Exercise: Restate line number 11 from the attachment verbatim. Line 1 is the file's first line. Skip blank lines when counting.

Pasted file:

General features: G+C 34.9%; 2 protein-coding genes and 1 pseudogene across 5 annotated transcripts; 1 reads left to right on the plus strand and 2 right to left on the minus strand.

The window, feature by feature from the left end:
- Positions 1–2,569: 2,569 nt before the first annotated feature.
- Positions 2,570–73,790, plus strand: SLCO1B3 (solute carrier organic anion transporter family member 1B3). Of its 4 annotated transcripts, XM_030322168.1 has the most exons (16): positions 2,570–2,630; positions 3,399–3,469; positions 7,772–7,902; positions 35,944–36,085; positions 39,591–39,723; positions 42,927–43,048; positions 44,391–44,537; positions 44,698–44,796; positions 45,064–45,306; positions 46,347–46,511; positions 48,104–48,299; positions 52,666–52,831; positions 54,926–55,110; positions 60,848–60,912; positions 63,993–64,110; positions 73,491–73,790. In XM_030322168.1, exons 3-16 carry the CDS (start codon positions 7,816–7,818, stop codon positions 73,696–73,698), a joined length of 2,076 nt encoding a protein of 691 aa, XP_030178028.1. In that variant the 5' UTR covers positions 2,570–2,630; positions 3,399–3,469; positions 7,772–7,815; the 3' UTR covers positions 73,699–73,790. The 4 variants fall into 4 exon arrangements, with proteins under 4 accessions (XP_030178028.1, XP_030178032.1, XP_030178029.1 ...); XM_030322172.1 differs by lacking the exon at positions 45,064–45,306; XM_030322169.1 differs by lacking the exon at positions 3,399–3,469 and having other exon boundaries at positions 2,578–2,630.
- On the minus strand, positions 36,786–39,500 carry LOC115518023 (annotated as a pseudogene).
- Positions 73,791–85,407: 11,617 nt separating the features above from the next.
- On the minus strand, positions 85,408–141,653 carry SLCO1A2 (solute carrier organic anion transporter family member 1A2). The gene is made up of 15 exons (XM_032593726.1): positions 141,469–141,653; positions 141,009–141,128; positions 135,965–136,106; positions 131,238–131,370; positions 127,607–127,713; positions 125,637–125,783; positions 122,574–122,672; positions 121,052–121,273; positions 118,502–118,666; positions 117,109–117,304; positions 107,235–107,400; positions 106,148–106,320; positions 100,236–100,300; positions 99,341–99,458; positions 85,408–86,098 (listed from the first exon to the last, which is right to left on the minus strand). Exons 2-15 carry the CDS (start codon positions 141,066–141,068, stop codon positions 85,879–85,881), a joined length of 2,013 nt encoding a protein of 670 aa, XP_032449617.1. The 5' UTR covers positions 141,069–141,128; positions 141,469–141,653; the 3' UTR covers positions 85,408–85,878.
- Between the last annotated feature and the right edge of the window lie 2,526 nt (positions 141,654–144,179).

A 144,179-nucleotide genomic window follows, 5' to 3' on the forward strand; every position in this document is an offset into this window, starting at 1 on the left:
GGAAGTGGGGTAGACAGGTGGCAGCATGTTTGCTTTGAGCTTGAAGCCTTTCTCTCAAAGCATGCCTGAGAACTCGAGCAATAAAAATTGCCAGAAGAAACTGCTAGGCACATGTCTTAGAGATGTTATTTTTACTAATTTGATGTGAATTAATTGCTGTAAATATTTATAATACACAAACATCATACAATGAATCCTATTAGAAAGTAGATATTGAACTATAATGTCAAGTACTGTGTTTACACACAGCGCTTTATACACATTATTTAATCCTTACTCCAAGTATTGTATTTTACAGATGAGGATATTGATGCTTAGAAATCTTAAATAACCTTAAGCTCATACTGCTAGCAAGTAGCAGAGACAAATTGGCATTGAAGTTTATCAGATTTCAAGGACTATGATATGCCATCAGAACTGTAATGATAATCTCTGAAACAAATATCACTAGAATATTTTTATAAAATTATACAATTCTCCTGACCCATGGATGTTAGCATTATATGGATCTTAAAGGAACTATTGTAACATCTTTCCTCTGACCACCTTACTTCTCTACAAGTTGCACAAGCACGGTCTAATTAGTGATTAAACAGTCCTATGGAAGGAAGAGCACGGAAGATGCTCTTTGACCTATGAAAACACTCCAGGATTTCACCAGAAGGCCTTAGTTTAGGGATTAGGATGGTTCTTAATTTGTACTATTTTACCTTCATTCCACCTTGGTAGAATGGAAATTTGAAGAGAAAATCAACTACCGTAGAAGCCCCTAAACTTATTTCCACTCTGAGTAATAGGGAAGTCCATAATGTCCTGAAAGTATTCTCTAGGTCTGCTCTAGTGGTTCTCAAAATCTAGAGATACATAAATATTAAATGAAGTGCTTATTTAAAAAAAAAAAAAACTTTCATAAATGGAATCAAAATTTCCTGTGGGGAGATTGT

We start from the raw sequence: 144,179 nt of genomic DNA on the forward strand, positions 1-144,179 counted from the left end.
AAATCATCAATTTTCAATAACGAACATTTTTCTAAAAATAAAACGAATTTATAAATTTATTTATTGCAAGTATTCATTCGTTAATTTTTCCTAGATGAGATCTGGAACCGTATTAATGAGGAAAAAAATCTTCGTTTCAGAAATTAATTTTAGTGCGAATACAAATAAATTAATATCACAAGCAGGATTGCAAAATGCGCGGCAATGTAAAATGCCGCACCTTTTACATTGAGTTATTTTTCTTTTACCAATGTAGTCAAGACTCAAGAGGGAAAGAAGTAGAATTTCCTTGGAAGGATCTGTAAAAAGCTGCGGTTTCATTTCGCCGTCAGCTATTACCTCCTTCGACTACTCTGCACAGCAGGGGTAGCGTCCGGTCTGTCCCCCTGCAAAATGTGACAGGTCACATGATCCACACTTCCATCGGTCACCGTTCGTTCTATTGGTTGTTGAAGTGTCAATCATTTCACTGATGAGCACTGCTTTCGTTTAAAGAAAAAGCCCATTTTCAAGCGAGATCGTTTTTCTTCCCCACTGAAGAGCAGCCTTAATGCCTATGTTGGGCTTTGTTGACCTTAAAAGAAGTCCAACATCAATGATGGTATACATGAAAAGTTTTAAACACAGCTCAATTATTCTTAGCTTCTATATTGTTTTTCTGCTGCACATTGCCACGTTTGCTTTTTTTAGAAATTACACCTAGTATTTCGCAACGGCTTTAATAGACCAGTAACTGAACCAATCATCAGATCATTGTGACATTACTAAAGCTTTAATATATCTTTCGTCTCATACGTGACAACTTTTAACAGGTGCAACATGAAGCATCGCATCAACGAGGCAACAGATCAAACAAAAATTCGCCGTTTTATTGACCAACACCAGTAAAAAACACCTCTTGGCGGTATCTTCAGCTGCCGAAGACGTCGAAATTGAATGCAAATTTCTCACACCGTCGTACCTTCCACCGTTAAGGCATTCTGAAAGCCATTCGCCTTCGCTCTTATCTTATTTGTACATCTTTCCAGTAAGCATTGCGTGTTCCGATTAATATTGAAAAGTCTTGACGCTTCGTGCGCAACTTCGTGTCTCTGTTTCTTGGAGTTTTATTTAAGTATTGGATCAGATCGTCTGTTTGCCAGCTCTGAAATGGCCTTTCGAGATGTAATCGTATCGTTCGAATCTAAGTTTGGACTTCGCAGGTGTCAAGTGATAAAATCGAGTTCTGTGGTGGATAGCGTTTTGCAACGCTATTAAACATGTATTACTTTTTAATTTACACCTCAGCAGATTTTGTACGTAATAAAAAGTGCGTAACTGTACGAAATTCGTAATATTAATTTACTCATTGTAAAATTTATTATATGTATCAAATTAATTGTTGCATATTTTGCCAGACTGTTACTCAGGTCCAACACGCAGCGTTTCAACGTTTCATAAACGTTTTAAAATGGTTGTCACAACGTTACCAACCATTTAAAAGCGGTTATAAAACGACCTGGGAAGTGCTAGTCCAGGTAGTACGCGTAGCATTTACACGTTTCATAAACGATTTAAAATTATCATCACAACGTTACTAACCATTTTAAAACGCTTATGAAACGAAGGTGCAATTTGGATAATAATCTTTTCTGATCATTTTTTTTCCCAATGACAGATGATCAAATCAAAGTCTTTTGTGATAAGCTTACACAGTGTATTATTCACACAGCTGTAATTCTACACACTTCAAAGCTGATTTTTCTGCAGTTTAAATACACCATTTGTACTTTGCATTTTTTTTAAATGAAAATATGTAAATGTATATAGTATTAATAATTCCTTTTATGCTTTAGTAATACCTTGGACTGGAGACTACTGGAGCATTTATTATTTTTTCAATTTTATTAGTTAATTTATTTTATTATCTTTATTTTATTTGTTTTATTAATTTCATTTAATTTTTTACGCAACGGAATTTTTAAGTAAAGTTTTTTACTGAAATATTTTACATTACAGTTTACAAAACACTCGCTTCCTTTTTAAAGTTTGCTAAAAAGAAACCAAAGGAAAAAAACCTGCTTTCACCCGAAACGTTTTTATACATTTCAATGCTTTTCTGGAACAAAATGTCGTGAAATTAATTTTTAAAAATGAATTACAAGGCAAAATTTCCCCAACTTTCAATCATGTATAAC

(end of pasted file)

We start from the raw sequence: 144,179 nt of genomic DNA on the forward strand, positions 1-144,179 counted from the left end.